Square, wood printing block of a seal. the seal has a bordering ring of text around portrait of a youth in profile. The Greek worlds along the top of the ring identify the seal as representing the Ilia Association and on the bottom, in English, it locates the group in Chicago, Ill. In the center of the seal is a close up portrait of a curly haired youth in profile. Tiny words written in English across his cheast identify the image as that of the "Hermes of Praxiteles." The stump of his raised arm is visible to the right side of the seal.
Donated by John Damianos. The printing block was used in a linotype printing machine. Linotype presses allowed for the casting of entire lines to be printed at a time. Linotype printing was eventually succeeded by lithograph printing and computer typesetting during the 1960's and 1970's. This printing block was used by the Chicago-based, Greek Art Printing Company that was owned and operated by Aristotle Damianos. The Greek Art Printing Company was responsible for the printing of a wide range of materials, including wedding invitations, invoices, flyers, programs, letterhead, etc., for Greek businesses, organizations, institutions, and individuals in the Chicago area, and elsewhere.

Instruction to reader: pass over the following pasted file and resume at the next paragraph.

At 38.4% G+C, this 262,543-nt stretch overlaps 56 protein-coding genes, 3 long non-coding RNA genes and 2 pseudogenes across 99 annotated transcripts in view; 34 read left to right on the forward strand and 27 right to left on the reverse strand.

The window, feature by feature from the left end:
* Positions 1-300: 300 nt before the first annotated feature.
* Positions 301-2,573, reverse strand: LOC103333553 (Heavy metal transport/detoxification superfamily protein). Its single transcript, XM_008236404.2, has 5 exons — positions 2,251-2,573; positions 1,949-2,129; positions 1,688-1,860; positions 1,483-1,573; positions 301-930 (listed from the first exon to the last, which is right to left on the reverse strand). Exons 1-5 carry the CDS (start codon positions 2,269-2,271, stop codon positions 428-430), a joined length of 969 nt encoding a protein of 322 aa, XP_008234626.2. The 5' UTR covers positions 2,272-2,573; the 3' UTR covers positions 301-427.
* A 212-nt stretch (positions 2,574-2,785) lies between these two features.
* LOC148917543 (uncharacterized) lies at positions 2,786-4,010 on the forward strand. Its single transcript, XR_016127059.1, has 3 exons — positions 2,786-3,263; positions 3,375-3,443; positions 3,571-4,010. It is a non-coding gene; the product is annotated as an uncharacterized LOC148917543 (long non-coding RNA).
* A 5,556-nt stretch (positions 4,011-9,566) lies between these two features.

Ilia or Elis refers to the western part of the Peleponnese. The Ilia association may have been a cultural group of immirants from this region. The Hermes of Praxiteles was discovered in the 19th century in the ruins of a temple to Hera at Olympia. It is a 4th century statute depicting Hermes carrying an infant Dionysus to safety.
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Block, Printing, Greek Art Printing Company Artifact Collection, National Hellenic Museum, https://collections.nationalhellenicmuseum.org/Detail/objects/10040. Accessed 10/28/21.